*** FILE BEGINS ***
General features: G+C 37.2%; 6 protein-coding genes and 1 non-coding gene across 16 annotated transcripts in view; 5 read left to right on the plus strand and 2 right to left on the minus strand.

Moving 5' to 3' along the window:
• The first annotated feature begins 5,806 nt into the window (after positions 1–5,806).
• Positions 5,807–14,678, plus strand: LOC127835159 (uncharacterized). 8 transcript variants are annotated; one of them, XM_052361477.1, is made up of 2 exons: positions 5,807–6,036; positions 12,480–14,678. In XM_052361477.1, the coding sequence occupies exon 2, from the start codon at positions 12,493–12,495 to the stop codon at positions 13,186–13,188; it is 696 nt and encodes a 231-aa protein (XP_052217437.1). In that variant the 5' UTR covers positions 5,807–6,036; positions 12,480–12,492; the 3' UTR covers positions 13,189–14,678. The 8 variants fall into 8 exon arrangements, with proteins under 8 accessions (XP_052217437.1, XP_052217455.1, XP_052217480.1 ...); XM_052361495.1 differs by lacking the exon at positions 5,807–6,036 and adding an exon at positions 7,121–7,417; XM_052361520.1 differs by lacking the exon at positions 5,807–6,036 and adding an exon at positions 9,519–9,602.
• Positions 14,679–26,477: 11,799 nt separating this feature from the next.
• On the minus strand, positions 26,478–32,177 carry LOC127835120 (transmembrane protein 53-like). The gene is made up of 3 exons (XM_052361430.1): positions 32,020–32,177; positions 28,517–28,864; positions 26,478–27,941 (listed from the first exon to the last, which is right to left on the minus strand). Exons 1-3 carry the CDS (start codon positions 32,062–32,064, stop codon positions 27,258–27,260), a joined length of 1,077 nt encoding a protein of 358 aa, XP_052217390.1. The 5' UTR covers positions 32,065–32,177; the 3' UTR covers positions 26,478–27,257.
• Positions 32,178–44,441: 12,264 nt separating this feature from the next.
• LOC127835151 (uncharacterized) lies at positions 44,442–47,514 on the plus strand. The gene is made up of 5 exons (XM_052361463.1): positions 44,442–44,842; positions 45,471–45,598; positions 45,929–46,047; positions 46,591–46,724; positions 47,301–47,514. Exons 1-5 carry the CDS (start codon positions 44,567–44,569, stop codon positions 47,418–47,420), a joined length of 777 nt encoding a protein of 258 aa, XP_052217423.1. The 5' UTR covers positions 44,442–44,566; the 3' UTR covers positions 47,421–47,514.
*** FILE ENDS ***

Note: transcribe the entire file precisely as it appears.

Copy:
General features: G+C 37.2%; 6 protein-coding genes and 1 non-coding gene across 16 annotated transcripts in view; 5 read left to right on the plus strand and 2 right to left on the minus strand.

Moving 5' to 3' along the window:
• The first annotated feature begins 5,806 nt into the window (after positions 1–5,806).
• Positions 5,807–14,678, plus strand: LOC127835159 (uncharacterized). 8 transcript variants are annotated; one of them, XM_052361477.1, is made up of 2 exons: positions 5,807–6,036; positions 12,480–14,678. In XM_052361477.1, the coding sequence occupies exon 2, from the start codon at positions 12,493–12,495 to the stop codon at positions 13,186–13,188; it is 696 nt and encodes a 231-aa protein (XP_052217437.1). In that variant the 5' UTR covers positions 5,807–6,036; positions 12,480–12,492; the 3' UTR covers positions 13,189–14,678. The 8 variants fall into 8 exon arrangements, with proteins under 8 accessions (XP_052217437.1, XP_052217455.1, XP_052217480.1 ...); XM_052361495.1 differs by lacking the exon at positions 5,807–6,036 and adding an exon at positions 7,121–7,417; XM_052361520.1 differs by lacking the exon at positions 5,807–6,036 and adding an exon at positions 9,519–9,602.
• Positions 14,679–26,477: 11,799 nt separating this feature from the next.
• On the minus strand, positions 26,478–32,177 carry LOC127835120 (transmembrane protein 53-like). The gene is made up of 3 exons (XM_052361430.1): positions 32,020–32,177; positions 28,517–28,864; positions 26,478–27,941 (listed from the first exon to the last, which is right to left on the minus strand). Exons 1-3 carry the CDS (start codon positions 32,062–32,064, stop codon positions 27,258–27,260), a joined length of 1,077 nt encoding a protein of 358 aa, XP_052217390.1. The 5' UTR covers positions 32,065–32,177; the 3' UTR covers positions 26,478–27,257.
• Positions 32,178–44,441: 12,264 nt separating this feature from the next.
• LOC127835151 (uncharacterized) lies at positions 44,442–47,514 on the plus strand. The gene is made up of 5 exons (XM_052361463.1): positions 44,442–44,842; positions 45,471–45,598; positions 45,929–46,047; positions 46,591–46,724; positions 47,301–47,514. Exons 1-5 carry the CDS (start codon positions 44,567–44,569, stop codon positions 47,418–47,420), a joined length of 777 nt encoding a protein of 258 aa, XP_052217423.1. The 5' UTR covers positions 44,442–44,566; the 3' UTR covers positions 47,421–47,514.